It is not panic if you are first out the door

Sam Rogers: You are panicking.
John Tuld: If you’re first out the door, that’s not called panicking.
— Margin Call

For the most part, people have two desires and fears in life, and in many ways both rule their choices, actions, and decisions.  The first one is that they both crave and fear security, and are willing to give up responsibility over their own future to others who promise to provide it to and for them.  Secondly, people have a subconscious fear of the end of the world, which leads them to a dichotomy of either fighting this internal demon like Don Quixote, or laying down with their arms wide open to embrace it.

‘Everyone, deep in their hearts, is waiting for the end of the world to come.’
— Haruki Murakami

From the beginning of our lives we live a fine line of reliance upon others, and reliance upon ourselves.  For the first 18 years of life we rely upon our parents to provide for us, teach us, get us out of trouble, and council us when our actions result in outcomes that are both good and bad.  We rely upon schools to teach us to think and learn, and we rely upon local governments to protect us from criminals and entities that would rob or harm us.

But in most older cultures there comes a certain time when society and nature expect each individual to take responsibility for themselves, and shake off the security blanket of absolute reliance upon others.  In the time of Jesus that age was around 13 years, and is even symbolically represented today by the Bar Mitzvah where one of the benedictions in the ceremony is the father of the child thanking God that he is no longer responsible for raising the boy.  And in many native American cultures a young man would go on a 'Vision Quest' to discover his totem and purpose for life going forward.

Yet ironically many in the civilized world continue to act as if responsibility is not theirs and theirs alone, and society has in fact helped to entrench this paradigm.  It begins with the fact that only a small remnant create their own businesses while the vast majority put their reliance in working for others, and place their livelihoods in the hands of a boss.  That reliance carries over to reliance upon governments to provide security and safety nets for when we willingly or unwillingly leave one reliance, or trade an older reliance for another.  And complimentary to this, we also place our reliance upon experts to take care of our money rather than grow it ourselves, and trust in the system and government to ensure our money is cared for properly and available for us when we need it.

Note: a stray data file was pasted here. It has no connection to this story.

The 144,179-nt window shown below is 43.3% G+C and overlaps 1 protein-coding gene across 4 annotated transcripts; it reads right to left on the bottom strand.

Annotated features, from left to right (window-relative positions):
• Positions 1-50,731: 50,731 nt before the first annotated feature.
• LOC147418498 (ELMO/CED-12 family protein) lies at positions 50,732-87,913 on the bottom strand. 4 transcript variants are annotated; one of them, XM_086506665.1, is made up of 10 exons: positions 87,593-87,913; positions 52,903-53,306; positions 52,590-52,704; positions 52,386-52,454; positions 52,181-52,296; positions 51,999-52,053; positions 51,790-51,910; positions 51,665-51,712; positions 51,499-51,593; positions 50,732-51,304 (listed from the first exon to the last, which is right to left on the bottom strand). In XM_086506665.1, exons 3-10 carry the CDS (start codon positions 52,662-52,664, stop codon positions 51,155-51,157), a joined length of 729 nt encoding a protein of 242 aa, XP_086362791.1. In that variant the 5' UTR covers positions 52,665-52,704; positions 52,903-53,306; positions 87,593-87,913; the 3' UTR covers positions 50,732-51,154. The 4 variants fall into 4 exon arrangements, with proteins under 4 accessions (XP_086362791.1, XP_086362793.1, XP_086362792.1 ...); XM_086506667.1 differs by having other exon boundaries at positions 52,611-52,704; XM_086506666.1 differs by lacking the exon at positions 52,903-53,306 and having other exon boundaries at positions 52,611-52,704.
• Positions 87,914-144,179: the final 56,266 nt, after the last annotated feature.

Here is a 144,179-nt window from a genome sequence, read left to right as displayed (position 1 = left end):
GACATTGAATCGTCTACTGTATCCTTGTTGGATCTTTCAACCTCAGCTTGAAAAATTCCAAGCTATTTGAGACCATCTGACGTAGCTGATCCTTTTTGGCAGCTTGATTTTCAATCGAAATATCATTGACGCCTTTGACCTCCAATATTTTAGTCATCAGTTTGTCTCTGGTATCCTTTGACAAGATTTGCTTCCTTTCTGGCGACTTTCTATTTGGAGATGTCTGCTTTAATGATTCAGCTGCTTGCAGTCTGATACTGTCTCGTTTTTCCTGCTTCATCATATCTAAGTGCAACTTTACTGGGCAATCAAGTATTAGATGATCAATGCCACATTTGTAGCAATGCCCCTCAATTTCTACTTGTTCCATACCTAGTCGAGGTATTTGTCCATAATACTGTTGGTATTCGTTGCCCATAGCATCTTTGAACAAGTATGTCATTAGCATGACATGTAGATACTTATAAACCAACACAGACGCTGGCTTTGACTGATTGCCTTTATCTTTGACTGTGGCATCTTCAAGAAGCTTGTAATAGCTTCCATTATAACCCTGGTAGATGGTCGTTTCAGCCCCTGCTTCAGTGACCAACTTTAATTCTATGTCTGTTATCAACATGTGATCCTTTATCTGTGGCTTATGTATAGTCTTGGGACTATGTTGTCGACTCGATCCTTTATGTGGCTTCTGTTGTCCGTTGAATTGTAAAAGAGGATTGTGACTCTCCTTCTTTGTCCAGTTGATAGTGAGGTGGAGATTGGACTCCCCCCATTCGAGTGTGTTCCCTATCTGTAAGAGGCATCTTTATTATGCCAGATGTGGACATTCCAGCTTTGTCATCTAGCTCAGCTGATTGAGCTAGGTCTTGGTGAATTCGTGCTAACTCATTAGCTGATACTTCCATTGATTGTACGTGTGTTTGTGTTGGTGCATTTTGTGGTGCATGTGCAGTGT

This is a microcosm of society today, and it is a programming that has distilled our ability to make necessary choices ourselves because fear and desire are no longer motivating factors in self-reliance since we have voluntarily given up the power of choice in exchange for reliance upon others.

In 2008, government leaders, central banks, and the mainstream media lied constantly to the American people on just how bad circumstances were in regards to debt, the housing industry, jobs, banks, and the overall economy.  And even when there were signs out there such as rising defaults in the mortgage market, runs on banks such as Northern Rock in Britain, and over 1000 point drop in stock markets between October 2007 and March of 2008, people still trusted their 'experts' to either tell them what was happening was just an anomaly, or that in the end these same institutions would protect them from any adverse fallout.  Ultimately however, all of these 'revered' entities failed, leaving retirees out over 40% of their nest eggs, and tens of millions out of a job, out of a home, and bankrupt.

Yet history has a way of repeating itself when people and institutions do the same things over and over and expect different results.  And as we enter fully into 2016, people once again have the opportunity to break old habits and take responsibility for their futures by getting out of the system before it collapses, or doing what they did eight years ago and simply wait until those that they rely upon force them into a result they might not like.